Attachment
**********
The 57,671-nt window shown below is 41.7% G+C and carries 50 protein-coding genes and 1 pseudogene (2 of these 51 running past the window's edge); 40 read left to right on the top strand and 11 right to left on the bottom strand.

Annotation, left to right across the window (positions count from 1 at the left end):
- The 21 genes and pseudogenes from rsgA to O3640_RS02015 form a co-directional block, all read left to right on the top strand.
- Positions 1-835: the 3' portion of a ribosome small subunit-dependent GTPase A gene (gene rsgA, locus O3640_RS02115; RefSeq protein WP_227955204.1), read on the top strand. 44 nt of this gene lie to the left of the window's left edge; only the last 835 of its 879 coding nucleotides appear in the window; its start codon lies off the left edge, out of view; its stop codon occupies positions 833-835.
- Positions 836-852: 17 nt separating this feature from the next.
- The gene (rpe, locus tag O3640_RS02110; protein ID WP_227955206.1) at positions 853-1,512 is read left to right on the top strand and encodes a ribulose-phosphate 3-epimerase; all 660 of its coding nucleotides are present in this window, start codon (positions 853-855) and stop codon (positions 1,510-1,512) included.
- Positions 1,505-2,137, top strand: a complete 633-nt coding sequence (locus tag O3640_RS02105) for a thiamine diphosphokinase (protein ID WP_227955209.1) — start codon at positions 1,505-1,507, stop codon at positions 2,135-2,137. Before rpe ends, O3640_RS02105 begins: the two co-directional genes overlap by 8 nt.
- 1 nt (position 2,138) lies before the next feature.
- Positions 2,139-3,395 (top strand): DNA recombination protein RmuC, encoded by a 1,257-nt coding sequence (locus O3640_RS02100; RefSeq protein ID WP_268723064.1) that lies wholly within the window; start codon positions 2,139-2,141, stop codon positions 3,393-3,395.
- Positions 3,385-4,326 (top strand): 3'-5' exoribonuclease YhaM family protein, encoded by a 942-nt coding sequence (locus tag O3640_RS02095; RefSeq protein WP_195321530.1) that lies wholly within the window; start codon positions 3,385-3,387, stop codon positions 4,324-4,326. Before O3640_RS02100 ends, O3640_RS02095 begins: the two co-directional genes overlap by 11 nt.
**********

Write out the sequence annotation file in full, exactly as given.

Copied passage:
The 57,671-nt window shown below is 41.7% G+C and carries 50 protein-coding genes and 1 pseudogene (2 of these 51 running past the window's edge); 40 read left to right on the top strand and 11 right to left on the bottom strand.

Annotation, left to right across the window (positions count from 1 at the left end):
- The 21 genes and pseudogenes from rsgA to O3640_RS02015 form a co-directional block, all read left to right on the top strand.
- Positions 1-835: the 3' portion of a ribosome small subunit-dependent GTPase A gene (gene rsgA, locus O3640_RS02115; RefSeq protein WP_227955204.1), read on the top strand. 44 nt of this gene lie to the left of the window's left edge; only the last 835 of its 879 coding nucleotides appear in the window; its start codon lies off the left edge, out of view; its stop codon occupies positions 833-835.
- Positions 836-852: 17 nt separating this feature from the next.
- The gene (rpe, locus tag O3640_RS02110; protein ID WP_227955206.1) at positions 853-1,512 is read left to right on the top strand and encodes a ribulose-phosphate 3-epimerase; all 660 of its coding nucleotides are present in this window, start codon (positions 853-855) and stop codon (positions 1,510-1,512) included.
- Positions 1,505-2,137, top strand: a complete 633-nt coding sequence (locus tag O3640_RS02105) for a thiamine diphosphokinase (protein ID WP_227955209.1) — start codon at positions 1,505-1,507, stop codon at positions 2,135-2,137. Before rpe ends, O3640_RS02105 begins: the two co-directional genes overlap by 8 nt.
- 1 nt (position 2,138) lies before the next feature.
- Positions 2,139-3,395 (top strand): DNA recombination protein RmuC, encoded by a 1,257-nt coding sequence (locus O3640_RS02100; RefSeq protein ID WP_268723064.1) that lies wholly within the window; start codon positions 2,139-2,141, stop codon positions 3,393-3,395.
- Positions 3,385-4,326 (top strand): 3'-5' exoribonuclease YhaM family protein, encoded by a 942-nt coding sequence (locus tag O3640_RS02095; RefSeq protein WP_195321530.1) that lies wholly within the window; start codon positions 3,385-3,387, stop codon positions 4,324-4,326. Before O3640_RS02100 ends, O3640_RS02095 begins: the two co-directional genes overlap by 11 nt.